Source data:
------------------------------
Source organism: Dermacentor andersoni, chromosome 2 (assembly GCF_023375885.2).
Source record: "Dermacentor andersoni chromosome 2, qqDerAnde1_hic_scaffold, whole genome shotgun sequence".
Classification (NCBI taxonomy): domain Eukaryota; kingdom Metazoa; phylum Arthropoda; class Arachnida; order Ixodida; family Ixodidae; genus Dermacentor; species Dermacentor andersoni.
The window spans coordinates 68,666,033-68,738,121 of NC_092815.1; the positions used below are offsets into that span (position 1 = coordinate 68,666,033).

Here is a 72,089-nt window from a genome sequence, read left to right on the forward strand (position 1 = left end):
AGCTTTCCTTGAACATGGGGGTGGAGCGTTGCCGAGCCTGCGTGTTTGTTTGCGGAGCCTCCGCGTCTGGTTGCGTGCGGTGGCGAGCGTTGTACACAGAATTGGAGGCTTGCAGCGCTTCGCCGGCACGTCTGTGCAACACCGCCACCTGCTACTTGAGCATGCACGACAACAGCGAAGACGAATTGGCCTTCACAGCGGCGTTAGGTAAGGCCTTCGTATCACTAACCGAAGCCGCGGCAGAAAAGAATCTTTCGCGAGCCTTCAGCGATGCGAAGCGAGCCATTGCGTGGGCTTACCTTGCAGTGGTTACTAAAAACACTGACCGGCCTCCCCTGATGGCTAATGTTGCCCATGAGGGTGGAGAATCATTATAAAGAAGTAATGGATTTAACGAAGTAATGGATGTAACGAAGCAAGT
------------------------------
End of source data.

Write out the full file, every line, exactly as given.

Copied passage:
Source organism: Dermacentor andersoni, chromosome 2 (assembly GCF_023375885.2).
Source record: "Dermacentor andersoni chromosome 2, qqDerAnde1_hic_scaffold, whole genome shotgun sequence".
Classification (NCBI taxonomy): domain Eukaryota; kingdom Metazoa; phylum Arthropoda; class Arachnida; order Ixodida; family Ixodidae; genus Dermacentor; species Dermacentor andersoni.
The window spans coordinates 68,666,033-68,738,121 of NC_092815.1; the positions used below are offsets into that span (position 1 = coordinate 68,666,033).

Here is a 72,089-nt window from a genome sequence, read left to right on the forward strand (position 1 = left end):
AGCTTTCCTTGAACATGGGGGTGGAGCGTTGCCGAGCCTGCGTGTTTGTTTGCGGAGCCTCCGCGTCTGGTTGCGTGCGGTGGCGAGCGTTGTACACAGAATTGGAGGCTTGCAGCGCTTCGCCGGCACGTCTGTGCAACACCGCCACCTGCTACTTGAGCATGCACGACAACAGCGAAGACGAATTGGCCTTCACAGCGGCGTTAGGTAAGGCCTTCGTATCACTAACCGAAGCCGCGGCAGAAAAGAATCTTTCGCGAGCCTTCAGCGATGCGAAGCGAGCCATTGCGTGGGCTTACCTTGCAGTGGTTACTAAAAACACTGACCGGCCTCCCCTGATGGCTAATGTTGCCCATGAGGGTGGAGAATCATTATAAAGAAGTAATGGATTTAACGAAGTAATGGATGTAACGAAGCAAGT